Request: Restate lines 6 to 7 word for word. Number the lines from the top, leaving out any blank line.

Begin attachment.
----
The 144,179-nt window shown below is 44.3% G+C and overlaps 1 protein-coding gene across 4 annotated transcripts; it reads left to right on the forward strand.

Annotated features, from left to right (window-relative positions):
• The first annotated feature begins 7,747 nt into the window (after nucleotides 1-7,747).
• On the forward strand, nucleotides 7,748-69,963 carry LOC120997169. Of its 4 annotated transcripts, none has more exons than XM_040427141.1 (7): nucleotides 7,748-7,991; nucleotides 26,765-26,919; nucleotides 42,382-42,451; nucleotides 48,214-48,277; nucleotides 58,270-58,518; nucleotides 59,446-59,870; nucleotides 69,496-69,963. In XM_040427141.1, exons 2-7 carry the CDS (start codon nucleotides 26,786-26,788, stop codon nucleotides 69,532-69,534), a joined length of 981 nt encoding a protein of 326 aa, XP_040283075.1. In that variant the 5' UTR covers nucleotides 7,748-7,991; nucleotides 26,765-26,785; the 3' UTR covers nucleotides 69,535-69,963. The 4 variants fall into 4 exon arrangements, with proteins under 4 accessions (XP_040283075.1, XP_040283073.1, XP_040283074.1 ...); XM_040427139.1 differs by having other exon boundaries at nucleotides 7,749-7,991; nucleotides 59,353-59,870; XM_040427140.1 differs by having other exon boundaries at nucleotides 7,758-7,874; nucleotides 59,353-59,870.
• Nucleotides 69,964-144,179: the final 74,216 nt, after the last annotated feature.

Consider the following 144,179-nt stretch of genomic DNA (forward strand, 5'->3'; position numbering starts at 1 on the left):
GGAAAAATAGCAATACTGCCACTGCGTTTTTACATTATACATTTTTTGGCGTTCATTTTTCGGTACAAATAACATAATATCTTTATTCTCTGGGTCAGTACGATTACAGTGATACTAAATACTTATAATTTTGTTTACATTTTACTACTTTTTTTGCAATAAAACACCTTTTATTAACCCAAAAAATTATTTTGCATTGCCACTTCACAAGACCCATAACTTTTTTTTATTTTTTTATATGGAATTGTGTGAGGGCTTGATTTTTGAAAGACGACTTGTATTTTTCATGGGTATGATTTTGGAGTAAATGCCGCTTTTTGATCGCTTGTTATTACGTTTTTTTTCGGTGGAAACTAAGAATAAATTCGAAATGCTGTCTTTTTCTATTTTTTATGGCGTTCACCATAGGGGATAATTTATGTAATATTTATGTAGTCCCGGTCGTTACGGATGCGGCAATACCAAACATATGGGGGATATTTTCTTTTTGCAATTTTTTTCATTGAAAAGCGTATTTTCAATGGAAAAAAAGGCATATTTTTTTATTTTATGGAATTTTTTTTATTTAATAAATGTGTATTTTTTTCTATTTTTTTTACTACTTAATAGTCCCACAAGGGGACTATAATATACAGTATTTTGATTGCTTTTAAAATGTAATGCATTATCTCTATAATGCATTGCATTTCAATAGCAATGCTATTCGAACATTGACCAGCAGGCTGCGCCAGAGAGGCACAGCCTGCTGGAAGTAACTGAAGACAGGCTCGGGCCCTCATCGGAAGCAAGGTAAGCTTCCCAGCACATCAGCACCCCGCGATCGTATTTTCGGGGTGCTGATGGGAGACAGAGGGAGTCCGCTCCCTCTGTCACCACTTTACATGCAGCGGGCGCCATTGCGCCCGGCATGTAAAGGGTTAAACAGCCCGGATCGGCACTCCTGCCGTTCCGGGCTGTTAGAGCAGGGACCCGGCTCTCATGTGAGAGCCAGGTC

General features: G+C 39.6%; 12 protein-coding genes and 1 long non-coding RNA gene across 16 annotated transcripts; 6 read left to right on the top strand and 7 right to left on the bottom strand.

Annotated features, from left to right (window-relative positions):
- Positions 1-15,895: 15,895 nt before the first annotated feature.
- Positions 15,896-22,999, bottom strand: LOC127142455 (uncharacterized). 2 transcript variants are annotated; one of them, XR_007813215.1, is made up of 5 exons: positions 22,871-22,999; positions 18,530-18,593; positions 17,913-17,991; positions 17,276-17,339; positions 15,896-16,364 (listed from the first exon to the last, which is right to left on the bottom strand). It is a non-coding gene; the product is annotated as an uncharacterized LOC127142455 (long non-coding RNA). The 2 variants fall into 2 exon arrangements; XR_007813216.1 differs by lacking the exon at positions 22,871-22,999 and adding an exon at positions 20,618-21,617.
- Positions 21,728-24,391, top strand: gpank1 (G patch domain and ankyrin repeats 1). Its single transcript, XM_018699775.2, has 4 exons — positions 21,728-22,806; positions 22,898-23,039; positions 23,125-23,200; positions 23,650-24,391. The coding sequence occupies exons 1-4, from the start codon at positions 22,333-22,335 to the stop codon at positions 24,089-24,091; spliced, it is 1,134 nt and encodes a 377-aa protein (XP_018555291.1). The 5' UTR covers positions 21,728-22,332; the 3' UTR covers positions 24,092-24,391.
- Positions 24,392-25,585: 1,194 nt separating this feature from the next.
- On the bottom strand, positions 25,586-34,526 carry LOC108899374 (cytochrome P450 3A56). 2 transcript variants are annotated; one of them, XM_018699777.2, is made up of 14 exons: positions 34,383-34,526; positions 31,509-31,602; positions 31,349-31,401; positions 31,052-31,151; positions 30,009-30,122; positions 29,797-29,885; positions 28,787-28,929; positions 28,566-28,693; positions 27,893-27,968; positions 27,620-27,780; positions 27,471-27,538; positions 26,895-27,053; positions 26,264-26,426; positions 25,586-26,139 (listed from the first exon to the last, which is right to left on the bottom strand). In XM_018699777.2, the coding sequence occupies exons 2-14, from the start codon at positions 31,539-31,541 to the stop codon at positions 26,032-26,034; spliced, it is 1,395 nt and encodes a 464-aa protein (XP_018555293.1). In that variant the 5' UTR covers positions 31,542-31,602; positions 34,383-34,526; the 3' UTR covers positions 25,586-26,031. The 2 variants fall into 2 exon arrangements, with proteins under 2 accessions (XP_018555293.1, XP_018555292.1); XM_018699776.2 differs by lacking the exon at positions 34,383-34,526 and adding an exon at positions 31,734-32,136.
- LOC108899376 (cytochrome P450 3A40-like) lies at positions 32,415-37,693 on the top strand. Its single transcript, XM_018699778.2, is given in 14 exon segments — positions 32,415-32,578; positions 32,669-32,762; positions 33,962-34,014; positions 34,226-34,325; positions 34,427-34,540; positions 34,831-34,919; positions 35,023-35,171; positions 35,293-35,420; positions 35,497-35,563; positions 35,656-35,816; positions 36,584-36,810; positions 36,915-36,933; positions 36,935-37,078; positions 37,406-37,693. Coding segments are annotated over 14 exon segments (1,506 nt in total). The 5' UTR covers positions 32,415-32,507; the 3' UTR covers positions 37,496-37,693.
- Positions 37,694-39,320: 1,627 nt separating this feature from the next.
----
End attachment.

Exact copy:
Consider the following 144,179-nt stretch of genomic DNA (forward strand, 5'->3'; position numbering starts at 1 on the left):
GGAAAAATAGCAATACTGCCACTGCGTTTTTACATTATACATTTTTTGGCGTTCATTTTTCGGTACAAATAACATAATATCTTTATTCTCTGGGTCAGTACGATTACAGTGATACTAAATACTTATAATTTTGTTTACATTTTACTACTTTTTTTGCAATAAAACACCTTTTATTAACCCAAAAAATTATTTTGCATTGCCACTTCACAAGACCCATAACTTTTTTTTATTTTTTTATATGGAATTGTGTGAGGGCTTGATTTTTGAAAGACGACTTGTATTTTTCATGGGTATGATTTTGGAGTAAATGCCGCTTTTTGATCGCTTGTTATTACGTTTTTTTTCGGTGGAAACTAAGAATAAATTCGAAATGCTGTCTTTTTCTATTTTTTATGGCGTTCACCATAGGGGATAATTTATGTAATATTTATGTAGTCCCGGTCGTTACGGATGCGGCAATACCAAACATATGGGGGATATTTTCTTTTTGCAATTTTTTTCATTGAAAAGCGTATTTTCAATGGAAAAAAAGGCATATTTTTTTATTTTATGGAATTTTTTTTATTTAATAAATGTGTATTTTTTTCTATTTTTTTTACTACTTAATAGTCCCACAAGGGGACTATAATATACAGTATTTTGATTGCTTTTAAAATGTAATGCATTATCTCTATAATGCATTGCATTTCAATAGCAATGCTATTCGAACATTGACCAGCAGGCTGCGCCAGAGAGGCACAGCCTGCTGGAAGTAACTGAAGACAGGCTCGGGCCCTCATCGGAAGCAAGGTAAGCTTCCCAGCACATCAGCACCCCGCGATCGTATTTTCGGGGTGCTGATGGGAGACAGAGGGAGTCCGCTCCCTCTGTCACCACTTTACATGCAGCGGGCGCCATTGCGCCCGGCATGTAAAGGGTTAAACAGCCCGGATCGGCACTCCTGCCGTTCCGGGCTGTTAGAGCAGGGACCCGGCTCTCATGTGAGAGCCAGGTC